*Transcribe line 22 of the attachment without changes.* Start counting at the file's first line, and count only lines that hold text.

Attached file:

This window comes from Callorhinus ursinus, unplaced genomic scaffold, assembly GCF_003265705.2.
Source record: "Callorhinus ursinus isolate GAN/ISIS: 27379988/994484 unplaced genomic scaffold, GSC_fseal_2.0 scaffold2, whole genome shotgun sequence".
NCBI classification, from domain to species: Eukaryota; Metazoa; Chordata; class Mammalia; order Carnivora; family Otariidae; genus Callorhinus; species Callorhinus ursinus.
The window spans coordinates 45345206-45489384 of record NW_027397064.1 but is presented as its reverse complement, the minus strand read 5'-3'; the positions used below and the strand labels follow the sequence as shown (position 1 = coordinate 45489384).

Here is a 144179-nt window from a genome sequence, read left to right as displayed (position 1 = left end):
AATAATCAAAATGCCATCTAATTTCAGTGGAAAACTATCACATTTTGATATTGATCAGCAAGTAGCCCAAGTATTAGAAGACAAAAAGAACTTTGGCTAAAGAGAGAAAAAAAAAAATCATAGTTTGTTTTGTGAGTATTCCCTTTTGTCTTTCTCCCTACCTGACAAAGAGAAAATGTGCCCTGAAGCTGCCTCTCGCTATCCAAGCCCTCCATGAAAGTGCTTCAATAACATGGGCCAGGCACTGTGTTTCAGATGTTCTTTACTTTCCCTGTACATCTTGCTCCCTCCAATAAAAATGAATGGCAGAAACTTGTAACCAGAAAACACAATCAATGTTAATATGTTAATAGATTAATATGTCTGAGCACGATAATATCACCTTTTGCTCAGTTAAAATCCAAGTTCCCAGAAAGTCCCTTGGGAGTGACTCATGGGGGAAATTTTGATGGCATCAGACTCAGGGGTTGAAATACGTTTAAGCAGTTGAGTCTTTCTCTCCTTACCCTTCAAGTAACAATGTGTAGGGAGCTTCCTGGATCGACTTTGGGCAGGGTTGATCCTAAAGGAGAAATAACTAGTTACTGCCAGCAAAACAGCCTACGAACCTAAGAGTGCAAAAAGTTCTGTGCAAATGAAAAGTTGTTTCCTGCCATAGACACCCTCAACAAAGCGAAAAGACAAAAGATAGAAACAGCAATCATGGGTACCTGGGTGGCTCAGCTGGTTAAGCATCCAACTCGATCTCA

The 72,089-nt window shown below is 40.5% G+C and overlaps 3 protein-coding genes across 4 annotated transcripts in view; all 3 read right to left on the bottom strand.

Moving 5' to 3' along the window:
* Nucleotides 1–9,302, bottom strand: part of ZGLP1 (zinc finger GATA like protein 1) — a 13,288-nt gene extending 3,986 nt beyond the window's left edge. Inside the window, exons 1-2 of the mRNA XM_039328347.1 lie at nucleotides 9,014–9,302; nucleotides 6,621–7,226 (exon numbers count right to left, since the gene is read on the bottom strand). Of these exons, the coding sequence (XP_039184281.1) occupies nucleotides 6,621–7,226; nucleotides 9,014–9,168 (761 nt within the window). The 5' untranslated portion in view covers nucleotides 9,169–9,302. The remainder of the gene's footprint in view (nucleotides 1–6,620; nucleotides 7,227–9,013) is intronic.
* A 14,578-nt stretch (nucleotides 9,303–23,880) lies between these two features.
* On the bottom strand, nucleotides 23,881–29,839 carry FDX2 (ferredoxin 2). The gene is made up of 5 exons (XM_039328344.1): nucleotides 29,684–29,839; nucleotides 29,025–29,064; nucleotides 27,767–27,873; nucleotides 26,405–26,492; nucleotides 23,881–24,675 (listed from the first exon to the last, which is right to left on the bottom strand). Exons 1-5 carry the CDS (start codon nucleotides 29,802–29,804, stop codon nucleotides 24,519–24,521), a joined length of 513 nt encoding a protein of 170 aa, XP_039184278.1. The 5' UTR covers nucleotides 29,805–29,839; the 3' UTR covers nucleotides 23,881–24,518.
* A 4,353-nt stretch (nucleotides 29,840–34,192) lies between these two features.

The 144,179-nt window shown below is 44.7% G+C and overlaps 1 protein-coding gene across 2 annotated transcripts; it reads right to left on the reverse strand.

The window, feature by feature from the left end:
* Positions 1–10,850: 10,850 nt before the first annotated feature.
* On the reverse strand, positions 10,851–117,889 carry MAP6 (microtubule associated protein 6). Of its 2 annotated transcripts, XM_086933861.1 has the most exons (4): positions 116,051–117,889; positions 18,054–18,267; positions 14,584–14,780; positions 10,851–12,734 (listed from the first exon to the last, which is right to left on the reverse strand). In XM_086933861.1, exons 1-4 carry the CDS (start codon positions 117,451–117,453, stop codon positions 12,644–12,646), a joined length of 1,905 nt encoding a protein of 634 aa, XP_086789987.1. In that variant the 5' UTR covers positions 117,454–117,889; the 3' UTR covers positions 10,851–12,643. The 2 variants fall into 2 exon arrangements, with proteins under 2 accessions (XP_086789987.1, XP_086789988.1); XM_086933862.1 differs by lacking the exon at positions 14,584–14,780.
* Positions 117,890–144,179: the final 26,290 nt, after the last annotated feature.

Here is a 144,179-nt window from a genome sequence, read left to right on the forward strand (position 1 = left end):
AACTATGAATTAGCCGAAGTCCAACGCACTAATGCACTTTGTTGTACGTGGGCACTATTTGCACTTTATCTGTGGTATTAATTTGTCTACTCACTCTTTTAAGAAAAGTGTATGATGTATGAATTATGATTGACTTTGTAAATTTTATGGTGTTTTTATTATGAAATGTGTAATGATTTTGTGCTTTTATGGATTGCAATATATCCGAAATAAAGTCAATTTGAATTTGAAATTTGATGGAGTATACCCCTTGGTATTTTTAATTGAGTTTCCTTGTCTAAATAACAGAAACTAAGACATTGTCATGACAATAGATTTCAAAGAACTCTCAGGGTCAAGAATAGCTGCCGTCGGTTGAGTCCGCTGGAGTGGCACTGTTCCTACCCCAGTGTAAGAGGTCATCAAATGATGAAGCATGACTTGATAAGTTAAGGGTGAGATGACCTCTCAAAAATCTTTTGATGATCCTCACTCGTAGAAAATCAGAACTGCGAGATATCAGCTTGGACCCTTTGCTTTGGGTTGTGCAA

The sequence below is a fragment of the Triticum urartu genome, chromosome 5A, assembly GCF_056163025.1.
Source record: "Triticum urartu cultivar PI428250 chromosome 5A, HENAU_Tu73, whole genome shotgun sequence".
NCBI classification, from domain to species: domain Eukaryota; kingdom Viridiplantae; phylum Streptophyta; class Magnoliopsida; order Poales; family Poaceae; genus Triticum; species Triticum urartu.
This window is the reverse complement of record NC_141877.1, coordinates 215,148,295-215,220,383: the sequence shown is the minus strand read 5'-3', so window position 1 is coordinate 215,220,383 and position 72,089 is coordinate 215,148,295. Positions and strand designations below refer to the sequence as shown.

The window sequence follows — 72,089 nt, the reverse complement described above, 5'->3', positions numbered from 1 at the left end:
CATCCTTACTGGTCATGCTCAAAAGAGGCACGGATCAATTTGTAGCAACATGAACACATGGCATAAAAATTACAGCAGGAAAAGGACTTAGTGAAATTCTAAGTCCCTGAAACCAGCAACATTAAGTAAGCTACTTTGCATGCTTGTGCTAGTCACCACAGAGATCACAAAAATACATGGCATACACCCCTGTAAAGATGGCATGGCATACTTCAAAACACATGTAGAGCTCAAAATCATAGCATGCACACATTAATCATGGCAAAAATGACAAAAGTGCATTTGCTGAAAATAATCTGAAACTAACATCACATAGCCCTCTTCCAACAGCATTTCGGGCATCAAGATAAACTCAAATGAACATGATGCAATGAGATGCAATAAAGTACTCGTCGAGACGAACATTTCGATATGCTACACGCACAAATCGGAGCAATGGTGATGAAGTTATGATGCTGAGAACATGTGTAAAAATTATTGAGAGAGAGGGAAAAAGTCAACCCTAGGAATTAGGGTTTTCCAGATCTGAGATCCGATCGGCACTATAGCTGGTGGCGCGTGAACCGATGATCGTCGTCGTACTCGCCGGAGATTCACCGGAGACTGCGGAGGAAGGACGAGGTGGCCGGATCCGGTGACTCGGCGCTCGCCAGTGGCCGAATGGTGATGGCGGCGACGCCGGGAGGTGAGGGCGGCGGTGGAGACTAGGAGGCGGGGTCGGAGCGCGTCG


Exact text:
NCBI classification, from domain to species: domain Eukaryota; kingdom Viridiplantae; phylum Streptophyta; class Magnoliopsida; order Poales; family Poaceae; genus Triticum; species Triticum urartu.